My fine friend Richard Farren Barber has a new novella out from Crystal Lake Publishing called Twenty Years Dead (it's very good) and to help celebrate it, he's contributed the following guest post.
After twenty years in the ground, the dead briefly rise. At his father’s grave, this is Dave’s last opportunity to discover why a man would abandon his wife and young son. Against the protests of his mother and his girlfriend, Dave is determined to learn what happened all those years ago. Sometimes you have to risk everything, but the dead don’t give up their secrets so easily.
Twenty Years Dead is a novella of quiet horror, which explores families and their secrets.
Come listen when the Dead speak...
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You'd have thought after thirty plus years (gulp) I'd have a handle on this writing malarkey. Write. Edit. Publish.
And sometimes that's exactly how it works. My most recently published novella is Twenty Years Dead and that was a straightforward delivery. The first draft was written in 4 weeks and then it took a few more weeks for editing before it was ready to go out.
Not so much the current novella. It's not hideously complex but I've already had to pull it apart and restructure it, shifting around scenes, deleting chapters and adding new material. And still it’s very, very wrong.
It’s not necessarily the chronology of the story which creates complications – in both cases the story follows a conventional storyline, but sometimes it’s clear from reading the first draft that something has gone awry. For me it’s often about character motivation, or development. It’s often the case that something just doesn’t feel right.
There's a part of me which loves the dissection: it’s very satisfying taking something apart, figuring out how it actually works and how it should work. But here's the thing; once you start messing with the order of your first draft it quickly unravels. It reminds me of times as a child when I took apart a toy only to discover I couldn't put it back together again. After a few hours of focussed play you find yourself with a handful of plastic pieces and a knot of wires and rubber bands.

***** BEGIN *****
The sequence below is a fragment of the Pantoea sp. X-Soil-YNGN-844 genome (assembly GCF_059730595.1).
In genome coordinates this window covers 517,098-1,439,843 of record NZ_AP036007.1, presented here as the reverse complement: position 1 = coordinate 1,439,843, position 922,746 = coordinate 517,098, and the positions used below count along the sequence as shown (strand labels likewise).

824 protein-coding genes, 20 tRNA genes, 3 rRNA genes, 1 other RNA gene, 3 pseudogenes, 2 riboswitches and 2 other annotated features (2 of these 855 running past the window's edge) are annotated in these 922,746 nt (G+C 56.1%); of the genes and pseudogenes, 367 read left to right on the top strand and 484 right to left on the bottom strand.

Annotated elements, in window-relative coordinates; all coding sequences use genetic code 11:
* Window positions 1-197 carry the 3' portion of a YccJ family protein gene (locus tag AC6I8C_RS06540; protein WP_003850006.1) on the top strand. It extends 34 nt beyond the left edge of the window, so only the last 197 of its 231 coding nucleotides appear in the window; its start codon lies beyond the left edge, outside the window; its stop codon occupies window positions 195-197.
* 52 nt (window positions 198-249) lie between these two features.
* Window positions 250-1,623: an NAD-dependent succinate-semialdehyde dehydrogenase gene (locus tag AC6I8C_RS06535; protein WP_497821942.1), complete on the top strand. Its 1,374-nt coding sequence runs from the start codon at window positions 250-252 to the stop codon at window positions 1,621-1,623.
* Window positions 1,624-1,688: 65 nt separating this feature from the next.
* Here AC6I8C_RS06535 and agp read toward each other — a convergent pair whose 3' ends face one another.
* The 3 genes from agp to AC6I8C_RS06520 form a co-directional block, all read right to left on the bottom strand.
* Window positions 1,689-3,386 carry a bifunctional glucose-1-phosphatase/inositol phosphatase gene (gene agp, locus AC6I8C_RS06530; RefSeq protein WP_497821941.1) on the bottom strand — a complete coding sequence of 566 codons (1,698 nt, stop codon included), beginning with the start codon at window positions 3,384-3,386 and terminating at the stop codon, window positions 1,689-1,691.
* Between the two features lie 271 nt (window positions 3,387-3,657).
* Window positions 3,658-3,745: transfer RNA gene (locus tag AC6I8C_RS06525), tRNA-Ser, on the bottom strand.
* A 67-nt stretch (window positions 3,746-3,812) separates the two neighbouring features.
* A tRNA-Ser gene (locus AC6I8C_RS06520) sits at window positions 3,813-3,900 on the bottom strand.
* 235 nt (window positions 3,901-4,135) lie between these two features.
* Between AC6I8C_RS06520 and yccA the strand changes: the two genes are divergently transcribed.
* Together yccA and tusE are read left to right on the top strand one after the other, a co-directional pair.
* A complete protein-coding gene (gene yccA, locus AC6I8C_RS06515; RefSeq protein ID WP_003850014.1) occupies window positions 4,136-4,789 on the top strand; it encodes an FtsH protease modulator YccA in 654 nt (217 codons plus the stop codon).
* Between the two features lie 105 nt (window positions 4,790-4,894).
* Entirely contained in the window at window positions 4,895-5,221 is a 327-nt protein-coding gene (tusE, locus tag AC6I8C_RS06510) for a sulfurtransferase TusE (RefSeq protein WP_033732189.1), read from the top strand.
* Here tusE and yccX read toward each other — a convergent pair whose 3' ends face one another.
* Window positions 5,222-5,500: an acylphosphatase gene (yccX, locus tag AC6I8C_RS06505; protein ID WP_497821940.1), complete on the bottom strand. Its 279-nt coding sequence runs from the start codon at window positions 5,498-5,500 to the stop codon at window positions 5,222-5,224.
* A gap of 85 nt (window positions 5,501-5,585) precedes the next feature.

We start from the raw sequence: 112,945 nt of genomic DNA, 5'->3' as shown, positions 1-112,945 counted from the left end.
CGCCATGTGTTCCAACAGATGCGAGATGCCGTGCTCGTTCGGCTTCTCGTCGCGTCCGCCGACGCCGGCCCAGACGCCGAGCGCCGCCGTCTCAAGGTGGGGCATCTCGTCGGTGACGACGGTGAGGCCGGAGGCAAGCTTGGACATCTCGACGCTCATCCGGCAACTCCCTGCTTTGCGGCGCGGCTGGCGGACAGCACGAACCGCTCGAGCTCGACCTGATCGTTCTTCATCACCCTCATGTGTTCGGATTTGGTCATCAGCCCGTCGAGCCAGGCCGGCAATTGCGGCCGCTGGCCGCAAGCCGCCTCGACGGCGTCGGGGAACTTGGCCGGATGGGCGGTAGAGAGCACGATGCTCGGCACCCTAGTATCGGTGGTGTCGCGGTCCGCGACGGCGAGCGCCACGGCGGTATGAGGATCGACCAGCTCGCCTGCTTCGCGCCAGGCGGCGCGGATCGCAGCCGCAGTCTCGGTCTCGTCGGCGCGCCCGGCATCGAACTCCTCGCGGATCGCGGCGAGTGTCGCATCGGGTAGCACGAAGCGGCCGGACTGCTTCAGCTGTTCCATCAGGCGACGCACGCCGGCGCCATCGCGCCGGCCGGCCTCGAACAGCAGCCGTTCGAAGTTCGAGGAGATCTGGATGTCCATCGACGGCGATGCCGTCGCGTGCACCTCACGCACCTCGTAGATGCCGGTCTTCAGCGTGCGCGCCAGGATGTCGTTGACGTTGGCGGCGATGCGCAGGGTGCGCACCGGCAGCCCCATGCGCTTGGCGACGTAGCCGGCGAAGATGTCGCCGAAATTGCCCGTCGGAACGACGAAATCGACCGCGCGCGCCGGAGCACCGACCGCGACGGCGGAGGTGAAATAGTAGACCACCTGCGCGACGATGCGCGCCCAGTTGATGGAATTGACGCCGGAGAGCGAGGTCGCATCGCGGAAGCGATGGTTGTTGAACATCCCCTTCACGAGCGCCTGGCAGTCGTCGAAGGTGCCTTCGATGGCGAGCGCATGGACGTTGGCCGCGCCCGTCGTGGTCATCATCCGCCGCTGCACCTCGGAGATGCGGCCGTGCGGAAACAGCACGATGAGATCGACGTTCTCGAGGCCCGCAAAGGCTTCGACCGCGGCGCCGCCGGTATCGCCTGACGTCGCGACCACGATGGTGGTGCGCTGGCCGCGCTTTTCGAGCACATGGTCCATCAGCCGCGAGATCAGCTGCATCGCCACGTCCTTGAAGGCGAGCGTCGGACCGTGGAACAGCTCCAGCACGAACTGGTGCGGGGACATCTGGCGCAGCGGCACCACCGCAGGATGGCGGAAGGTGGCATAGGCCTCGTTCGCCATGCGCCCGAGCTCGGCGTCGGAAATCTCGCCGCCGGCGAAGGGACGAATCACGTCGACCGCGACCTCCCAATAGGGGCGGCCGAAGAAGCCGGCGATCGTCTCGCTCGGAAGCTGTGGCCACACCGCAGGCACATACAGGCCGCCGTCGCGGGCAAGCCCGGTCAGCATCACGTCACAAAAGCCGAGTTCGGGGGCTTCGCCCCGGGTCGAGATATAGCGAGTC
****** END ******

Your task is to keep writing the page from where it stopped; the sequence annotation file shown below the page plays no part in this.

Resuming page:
(Quick aside for those brought up in the seventies: The Casdon tabletop football game used a *lot* of strings to make those players move. Who knew?)
You put your story together in what you think is the right order and suddenly characters gain knowledge they can't possess, or reference events which have not happened. It's amazing how complicated simple things can become.
When I'm sitting there staring at my disembowelled story there is a temptation to shove all the guts back in and just hope no-one notices. Even when the major structural work is done and all the scenes are in the right order the details continue to trip me up. It can be something as miniscule as realising you’ve referenced a building which no longer exists, or by introducing characters in a different order they need to change their view on events.
I often find myself wondering whether any reader would spot the inconsistencies or whether I'm self-flagellating. I suspect someone would, but in truth I don't know. But I’d know, and I think that’s the only thing I can offer as a writer: integrity.
Every time I am editing a story I wish I planned my tales better and I promise myself next time I'll write a proper outline. Outlining seems like the Holy Grail as a writer. When I begin writing a new story I usually have a very clear vision of the beginning and an understanding of the end but the middle tends to be hazy. Some of the characters in Twenty Years Dead were known to me from the outset while others bloomed into existence as the pages racked up. For me, that discovery during the first draft is one of the real joys of writing; I just need to find a way to do it before I start page one.
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|Me & Richard in Nottingham during a Crusty Exterior |
meet-up in April 2019 I wrote about here
Richard Farren Barber was born in Nottingham in July 1970. After studying in London he returned to the East Midlands. He lives with his wife and son and works as a manager for a local university.
He has over 80 short stories published, seven novellas: “The Power of Nothing”, “The Sleeping Dead”, “Odette”, “Perfect Darkness, Perfect Silence”, “Closer Still”, “All Hell.” , and “Twenty Years Dead.” His two novels are: “The Living and the Lost” and “The Screaming Dead” (Co-authored with Peter Mark May).
Richard can be found online at the following links: